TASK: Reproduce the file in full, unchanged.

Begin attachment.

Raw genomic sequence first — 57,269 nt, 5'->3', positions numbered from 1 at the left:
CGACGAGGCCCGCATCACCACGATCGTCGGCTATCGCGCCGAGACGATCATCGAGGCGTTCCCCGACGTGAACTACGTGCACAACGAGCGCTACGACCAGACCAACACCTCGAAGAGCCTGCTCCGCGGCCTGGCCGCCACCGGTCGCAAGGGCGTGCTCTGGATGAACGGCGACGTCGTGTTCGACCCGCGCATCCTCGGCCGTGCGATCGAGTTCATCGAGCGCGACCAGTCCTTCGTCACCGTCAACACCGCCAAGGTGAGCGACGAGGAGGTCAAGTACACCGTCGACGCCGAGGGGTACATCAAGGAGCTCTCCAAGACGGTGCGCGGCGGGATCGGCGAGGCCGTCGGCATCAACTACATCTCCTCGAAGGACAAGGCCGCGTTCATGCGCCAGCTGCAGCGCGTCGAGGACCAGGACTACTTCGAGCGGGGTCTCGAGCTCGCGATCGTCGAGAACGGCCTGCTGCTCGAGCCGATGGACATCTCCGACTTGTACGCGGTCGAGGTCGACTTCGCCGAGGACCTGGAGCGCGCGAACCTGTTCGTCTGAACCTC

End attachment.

Raw genomic sequence first — 57,269 nt, 5'->3', positions numbered from 1 at the left:
CGACGAGGCCCGCATCACCACGATCGTCGGCTATCGCGCCGAGACGATCATCGAGGCGTTCCCCGACGTGAACTACGTGCACAACGAGCGCTACGACCAGACCAACACCTCGAAGAGCCTGCTCCGCGGCCTGGCCGCCACCGGTCGCAAGGGCGTGCTCTGGATGAACGGCGACGTCGTGTTCGACCCGCGCATCCTCGGCCGTGCGATCGAGTTCATCGAGCGCGACCAGTCCTTCGTCACCGTCAACACCGCCAAGGTGAGCGACGAGGAGGTCAAGTACACCGTCGACGCCGAGGGGTACATCAAGGAGCTCTCCAAGACGGTGCGCGGCGGGATCGGCGAGGCCGTCGGCATCAACTACATCTCCTCGAAGGACAAGGCCGCGTTCATGCGCCAGCTGCAGCGCGTCGAGGACCAGGACTACTTCGAGCGGGGTCTCGAGCTCGCGATCGTCGAGAACGGCCTGCTGCTCGAGCCGATGGACATCTCCGACTTGTACGCGGTCGAGGTCGACTTCGCCGAGGACCTGGAGCGCGCGAACCTGTTCGTCTGAACCTC